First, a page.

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Summer is a highly anticipated time as many of UPenn's undergraduate students can go back home after months away.

Credit: Jesse Zhang

Summer is an eagerly anticipated time for most students at Penn, but it holds a special significance for international students. For us, it is a real opportunity to return home after spending months away across the world from our families and friends. 

While reconnecting with your home is definitely exciting, it can also be a really weird experience. You go home and realize that everything is still the same as when you left, except for you. It is like time stopped in your home country, while your world kept turning, and you became a completely different person.

Living in a different country exposes you to new experiences and perspectives, completely shifting the way you see the world. By going home, you get to truly embrace the diversity of ideas you have encountered and integrate them to the perspective you have on the place that raised you. You get to bridge the gap between your past, your present, and your future.

For me, going home felt like traveling back in time to when I was in high school. Most of the people I graduated with a year ago stayed in our hometown and now go to the same university. Friend groups stayed intact, experiences were not new, and the conversations I overheard sounded exactly like the ones I was having a year ago with the people I have known since I was a toddler.

At Penn, I have been lucky enough to find myself in a friend group with people from different countries and backgrounds. Our conversations from the very beginning have always shown our different points of view, and even when we are talking about the most simple things, we are always learning something new from each other. So, coming home to the people that I grew up with who had almost identical life experiences felt monotonous.

Not only that, but I was also constantly missing the freedom I had at Penn. At home, I can’t leave whenever I want; I have to let my parents know what I am doing and who I am with. Plus, being in a small city means that when I leave my house, I will most likely run into someone that knows me  — and for some reason, that feels especially restrictive. 

This has been extremely emotional for me. I never thought that I would feel like I didn’t belong in my own home. I never imagined that walking around my neighborhood would be so boring, that hanging out with people I have had fun with for 18 years would be so dull, and that I would not find it exciting to go to the places I used to love. I could have never fathomed that I would miss college just as much as I miss home when I’m away.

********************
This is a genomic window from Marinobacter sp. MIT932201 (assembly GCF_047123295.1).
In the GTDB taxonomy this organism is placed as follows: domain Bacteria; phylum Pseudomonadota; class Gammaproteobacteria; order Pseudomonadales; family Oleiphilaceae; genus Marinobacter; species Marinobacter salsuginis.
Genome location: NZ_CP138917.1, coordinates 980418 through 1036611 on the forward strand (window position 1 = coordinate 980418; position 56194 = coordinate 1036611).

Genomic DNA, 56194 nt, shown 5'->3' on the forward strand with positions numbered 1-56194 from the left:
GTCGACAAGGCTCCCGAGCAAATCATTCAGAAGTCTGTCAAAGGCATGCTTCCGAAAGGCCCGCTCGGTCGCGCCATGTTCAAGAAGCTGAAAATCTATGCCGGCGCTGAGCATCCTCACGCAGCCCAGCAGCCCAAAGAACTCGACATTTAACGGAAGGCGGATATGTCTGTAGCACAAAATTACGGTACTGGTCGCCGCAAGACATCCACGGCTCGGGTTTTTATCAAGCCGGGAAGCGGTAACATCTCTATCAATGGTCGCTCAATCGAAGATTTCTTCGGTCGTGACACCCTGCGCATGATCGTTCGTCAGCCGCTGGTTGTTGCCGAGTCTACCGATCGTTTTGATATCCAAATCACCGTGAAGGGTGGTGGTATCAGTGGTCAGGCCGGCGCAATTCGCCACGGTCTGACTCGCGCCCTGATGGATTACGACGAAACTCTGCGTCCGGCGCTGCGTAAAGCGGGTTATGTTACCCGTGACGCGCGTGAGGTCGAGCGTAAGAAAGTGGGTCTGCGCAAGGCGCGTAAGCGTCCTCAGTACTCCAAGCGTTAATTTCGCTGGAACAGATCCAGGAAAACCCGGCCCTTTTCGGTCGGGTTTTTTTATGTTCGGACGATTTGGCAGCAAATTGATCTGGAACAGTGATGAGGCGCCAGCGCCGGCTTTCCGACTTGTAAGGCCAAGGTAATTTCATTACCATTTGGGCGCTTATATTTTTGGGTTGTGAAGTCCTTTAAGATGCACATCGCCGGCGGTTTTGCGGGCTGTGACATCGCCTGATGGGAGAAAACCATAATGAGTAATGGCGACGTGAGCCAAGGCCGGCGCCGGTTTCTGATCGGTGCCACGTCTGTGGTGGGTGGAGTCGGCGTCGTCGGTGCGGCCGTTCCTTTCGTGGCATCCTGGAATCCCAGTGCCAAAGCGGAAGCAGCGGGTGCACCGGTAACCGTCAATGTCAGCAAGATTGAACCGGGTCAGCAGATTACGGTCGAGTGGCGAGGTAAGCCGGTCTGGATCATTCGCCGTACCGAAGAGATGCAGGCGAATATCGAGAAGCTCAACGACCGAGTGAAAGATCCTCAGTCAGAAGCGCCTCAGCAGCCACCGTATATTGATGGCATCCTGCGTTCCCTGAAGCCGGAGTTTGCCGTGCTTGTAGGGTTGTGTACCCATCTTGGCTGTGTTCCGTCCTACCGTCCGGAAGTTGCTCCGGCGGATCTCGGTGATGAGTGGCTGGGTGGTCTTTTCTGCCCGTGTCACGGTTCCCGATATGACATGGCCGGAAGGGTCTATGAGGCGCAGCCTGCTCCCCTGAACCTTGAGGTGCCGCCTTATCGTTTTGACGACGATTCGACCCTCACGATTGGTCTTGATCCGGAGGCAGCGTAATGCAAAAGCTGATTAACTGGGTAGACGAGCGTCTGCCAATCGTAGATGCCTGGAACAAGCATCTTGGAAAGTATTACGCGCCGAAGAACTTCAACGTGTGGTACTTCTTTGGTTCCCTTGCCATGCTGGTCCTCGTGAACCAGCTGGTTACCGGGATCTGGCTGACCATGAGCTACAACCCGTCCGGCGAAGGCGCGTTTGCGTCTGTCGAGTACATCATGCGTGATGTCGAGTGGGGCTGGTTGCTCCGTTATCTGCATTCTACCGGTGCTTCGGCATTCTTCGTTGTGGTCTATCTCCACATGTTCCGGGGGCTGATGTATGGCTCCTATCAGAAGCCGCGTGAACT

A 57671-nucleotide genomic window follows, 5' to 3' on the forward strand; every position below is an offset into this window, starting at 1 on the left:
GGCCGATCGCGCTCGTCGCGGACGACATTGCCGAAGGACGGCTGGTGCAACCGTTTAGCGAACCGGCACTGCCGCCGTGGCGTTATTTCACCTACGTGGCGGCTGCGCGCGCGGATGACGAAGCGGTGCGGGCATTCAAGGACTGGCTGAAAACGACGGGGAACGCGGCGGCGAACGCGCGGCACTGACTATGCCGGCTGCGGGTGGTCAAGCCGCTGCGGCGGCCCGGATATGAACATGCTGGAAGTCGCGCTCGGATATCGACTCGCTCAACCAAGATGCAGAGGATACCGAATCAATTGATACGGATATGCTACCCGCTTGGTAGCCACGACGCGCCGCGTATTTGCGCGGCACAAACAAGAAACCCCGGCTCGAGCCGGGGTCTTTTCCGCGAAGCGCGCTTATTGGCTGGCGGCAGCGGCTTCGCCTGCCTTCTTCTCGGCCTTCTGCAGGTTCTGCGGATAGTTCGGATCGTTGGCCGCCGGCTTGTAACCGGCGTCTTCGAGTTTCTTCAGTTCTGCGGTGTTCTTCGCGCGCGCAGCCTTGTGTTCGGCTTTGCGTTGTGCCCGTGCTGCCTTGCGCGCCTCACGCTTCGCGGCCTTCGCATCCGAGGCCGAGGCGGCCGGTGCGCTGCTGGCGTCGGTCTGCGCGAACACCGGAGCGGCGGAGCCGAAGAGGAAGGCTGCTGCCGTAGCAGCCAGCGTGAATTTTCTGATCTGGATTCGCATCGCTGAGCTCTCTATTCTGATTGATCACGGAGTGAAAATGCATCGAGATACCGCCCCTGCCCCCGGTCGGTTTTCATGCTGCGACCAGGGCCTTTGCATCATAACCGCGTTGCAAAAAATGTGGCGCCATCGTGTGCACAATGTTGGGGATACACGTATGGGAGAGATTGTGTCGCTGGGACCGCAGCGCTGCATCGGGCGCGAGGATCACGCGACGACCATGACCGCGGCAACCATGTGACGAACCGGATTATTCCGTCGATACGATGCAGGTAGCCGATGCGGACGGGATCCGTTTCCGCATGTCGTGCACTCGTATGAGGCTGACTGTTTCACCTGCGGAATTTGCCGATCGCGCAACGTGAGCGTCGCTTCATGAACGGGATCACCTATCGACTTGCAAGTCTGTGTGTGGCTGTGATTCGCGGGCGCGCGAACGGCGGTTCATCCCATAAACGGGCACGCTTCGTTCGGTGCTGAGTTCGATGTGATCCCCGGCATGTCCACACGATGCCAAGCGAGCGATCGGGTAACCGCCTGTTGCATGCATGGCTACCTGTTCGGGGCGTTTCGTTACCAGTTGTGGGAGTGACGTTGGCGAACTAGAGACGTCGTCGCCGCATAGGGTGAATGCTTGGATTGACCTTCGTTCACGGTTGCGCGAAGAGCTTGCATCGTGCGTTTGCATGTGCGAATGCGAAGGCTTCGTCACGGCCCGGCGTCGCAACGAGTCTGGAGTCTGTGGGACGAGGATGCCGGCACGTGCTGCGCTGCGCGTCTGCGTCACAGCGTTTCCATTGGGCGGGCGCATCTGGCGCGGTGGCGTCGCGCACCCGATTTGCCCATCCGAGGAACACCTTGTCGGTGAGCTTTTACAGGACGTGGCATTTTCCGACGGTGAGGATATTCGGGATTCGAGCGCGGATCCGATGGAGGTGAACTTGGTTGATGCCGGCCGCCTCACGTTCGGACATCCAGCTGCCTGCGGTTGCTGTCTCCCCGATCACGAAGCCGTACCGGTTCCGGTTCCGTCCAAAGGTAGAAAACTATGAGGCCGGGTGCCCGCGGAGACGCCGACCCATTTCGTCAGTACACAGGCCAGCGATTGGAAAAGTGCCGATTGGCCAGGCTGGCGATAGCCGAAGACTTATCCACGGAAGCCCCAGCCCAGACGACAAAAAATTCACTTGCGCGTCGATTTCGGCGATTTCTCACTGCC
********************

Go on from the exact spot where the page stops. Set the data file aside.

I soon realized that while seeing my loved ones and being home made me happy, I was also mourning the person that I used to be. Looking at my room, which had not changed one bit, made me feel grief for the girl that used to fit in in this place.

Then, a few weeks ago, I found one of my old journals and decided to read some of the entries. In those, I talked about applying to college abroad, getting into Penn, and how excited I was to leave. At that moment I stopped mourning the old me. I realized that now I am the person I always wanted to be, because being away from home helped me learn a lot about myself. I had finally stopped relying on other people to dictate who I was and what I was supposed to do.

I had spent weeks believing that I had outgrown my hometown, and that there was nothing left for me here. The truth is, coming home is a beautiful, grounding experience: as you walk down familiar streets and talk to people that have known you for forever, you are reminded of the importance this place has had on making you the person you are today. You begin to appreciate all the personal growth and all the lessons you’ve learned while being away.

This whole experience redefined what "home" truly means to me. When you are away from your familiar support systems, you learn to seek comfort within yourself, and you find a sense of belonging in the world. Home becomes more than a physical place and turns into a feeling of security and personal growth. 

When returning to the place where you grew up, you are reminded that no matter how much you change, the core aspects of your identity will forever be connected to your hometown. You will always have a place there.

So, for the next few months, try your best to reconnect with your roots: revisit the places you grew up in, reconnect with old friends and family, do things that hold a sentimental value, and enjoy the familiarity that you cannot find anywhere else in the world. It is in this familiar place that you can truly get to celebrate your journey abroad and everything you have accomplished. 

ZARA TENA is a rising College sophomore studying political science from Puebla, Mexico. Her email is